So, have I understood the idea of “adserver” technology correctly?

Just a bit of technical background if someone can help me out. This.

In November, Timehop instructed some of its product engineers to begin building an ad server that focused on its own inventory, mobile-only. Leviev said they also wanted to maximize CPM and fill rate, not just choose one or the other. Currently, the system integrates with about 15 SSPs and DSP, the exact number depending on the day.

So, the mental image I’ve got is this.

Starting position, they’re signed up to, say, Google. Which just fills their space with whatever Google decides at whatever rate (and thus Google profit margin) it thinks it can get away with.

So, they take control of their own ad space. Their “adserver” now talks to 15 or more other pieces of software.

Might be Google, and Amazon, and – say – forcing them to compete for access to the space and thereby gaining better pricing. Or perhaps it goes up a level and connects into the Ogilvy and Mather, WPP etc ad buying operations to do the same thing? Leaps over that step of the ad networks themselves?

Presumably, the adserver then takes the best offers on space. Perhaps with some fill from the networks to cover space that doesn’t sell directly?

Have I got this roughly right? Not technically, because that’s beyond me. But as a general idea of the logical structure here?

That at some point of volume it’s worth bypassing the ad networks? That is, to do what the internet does so well, disintermediate?

3 thoughts on “So, have I understood the idea of “adserver” technology correctly?”

  1. The article doesn’t make a lot of sense to me. I think either there’s some conflating going on or they’ve simplified to the point where they’ve omitted a relevant chunk.

    They say they integrate with SSP and DSPs ( that is the sellers and buyers of advertising space ).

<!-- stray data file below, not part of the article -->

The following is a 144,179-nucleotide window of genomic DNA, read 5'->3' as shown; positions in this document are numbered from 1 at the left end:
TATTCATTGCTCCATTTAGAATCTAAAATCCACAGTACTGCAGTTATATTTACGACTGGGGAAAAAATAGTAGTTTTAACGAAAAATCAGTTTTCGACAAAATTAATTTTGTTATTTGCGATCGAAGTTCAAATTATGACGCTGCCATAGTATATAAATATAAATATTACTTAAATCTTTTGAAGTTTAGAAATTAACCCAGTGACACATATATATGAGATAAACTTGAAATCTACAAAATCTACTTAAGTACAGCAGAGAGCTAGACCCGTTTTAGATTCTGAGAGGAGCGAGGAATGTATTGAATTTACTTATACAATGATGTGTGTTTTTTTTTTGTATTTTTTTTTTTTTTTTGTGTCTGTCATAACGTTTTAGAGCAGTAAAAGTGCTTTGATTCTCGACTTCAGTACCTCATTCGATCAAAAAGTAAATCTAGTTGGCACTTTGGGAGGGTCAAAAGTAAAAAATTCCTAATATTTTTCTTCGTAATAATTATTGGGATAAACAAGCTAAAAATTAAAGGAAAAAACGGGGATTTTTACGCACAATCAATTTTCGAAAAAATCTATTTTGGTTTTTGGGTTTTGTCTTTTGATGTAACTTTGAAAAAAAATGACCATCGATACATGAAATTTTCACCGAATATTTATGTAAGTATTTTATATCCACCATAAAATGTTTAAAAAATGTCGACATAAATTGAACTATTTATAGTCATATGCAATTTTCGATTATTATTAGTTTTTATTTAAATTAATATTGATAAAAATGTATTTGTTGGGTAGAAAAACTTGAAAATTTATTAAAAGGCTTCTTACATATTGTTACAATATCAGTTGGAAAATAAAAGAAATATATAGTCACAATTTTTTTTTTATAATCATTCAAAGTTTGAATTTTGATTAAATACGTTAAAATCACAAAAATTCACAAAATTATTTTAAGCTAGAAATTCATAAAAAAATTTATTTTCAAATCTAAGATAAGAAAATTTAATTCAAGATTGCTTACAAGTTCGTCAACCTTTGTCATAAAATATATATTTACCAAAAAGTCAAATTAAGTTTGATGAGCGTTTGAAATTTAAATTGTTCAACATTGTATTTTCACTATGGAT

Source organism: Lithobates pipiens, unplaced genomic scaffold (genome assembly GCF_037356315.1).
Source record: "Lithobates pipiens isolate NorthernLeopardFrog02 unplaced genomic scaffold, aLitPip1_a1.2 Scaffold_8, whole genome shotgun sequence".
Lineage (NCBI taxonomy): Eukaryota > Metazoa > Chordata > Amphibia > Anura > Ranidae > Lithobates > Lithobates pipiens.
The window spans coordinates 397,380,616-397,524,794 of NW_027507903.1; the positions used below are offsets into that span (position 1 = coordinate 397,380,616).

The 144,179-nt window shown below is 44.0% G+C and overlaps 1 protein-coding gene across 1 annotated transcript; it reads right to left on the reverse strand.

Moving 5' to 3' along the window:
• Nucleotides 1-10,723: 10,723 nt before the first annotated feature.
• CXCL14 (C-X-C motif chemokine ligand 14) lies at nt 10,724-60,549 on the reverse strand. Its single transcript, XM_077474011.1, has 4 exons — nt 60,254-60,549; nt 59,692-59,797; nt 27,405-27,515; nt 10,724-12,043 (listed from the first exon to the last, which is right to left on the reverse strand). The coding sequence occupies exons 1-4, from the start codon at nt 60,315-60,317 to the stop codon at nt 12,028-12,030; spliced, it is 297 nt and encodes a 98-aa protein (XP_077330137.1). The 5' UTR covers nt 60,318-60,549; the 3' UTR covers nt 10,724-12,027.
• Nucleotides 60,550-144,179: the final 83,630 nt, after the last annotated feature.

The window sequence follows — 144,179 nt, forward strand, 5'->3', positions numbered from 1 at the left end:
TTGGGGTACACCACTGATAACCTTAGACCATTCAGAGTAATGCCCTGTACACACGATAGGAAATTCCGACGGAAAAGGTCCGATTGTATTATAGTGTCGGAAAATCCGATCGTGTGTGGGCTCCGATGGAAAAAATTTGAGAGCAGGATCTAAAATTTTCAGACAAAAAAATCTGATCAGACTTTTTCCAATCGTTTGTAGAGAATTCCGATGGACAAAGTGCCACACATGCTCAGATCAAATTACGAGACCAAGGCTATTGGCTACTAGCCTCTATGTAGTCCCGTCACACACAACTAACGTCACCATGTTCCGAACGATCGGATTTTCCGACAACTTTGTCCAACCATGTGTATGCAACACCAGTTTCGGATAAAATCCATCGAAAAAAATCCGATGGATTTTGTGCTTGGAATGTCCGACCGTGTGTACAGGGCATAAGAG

The article seems to suggest they are selling the ad space in their app, and enjoying the revenue from cutting out the middle man ( or men ). So they are their own “SSP” ( supply side ) so i don’t see why they’d need to integrate with other SSPs, unless they are turning themselves into an ad exchange type business and selling space on other peoples platforms.

  2. I’m not as up-to-speed on the terms as I probably should be, but it sounds like they include Google etc’s ad services under supply-side. Bit weird, since they’re a middle-man, but whatever.

    So I read it as getting some ad space filled via SSPs, some direct from demand-side, and by being able to control when to go where they have been able to bump up what they charge per eyeball.

    Rather than the ‘standard’ model of giving over your ad space and hoping your chosen intermediary generates a good deal.

    So yeah, I think you’ve got it about right.

  3. (More generally, an adserver is just any box-with-blinking-lights that returns some kind of web-ad when queried by a browser/app running the relevant bit of code. Where that server gets it’s inventory and selection strategies from is abstract.)

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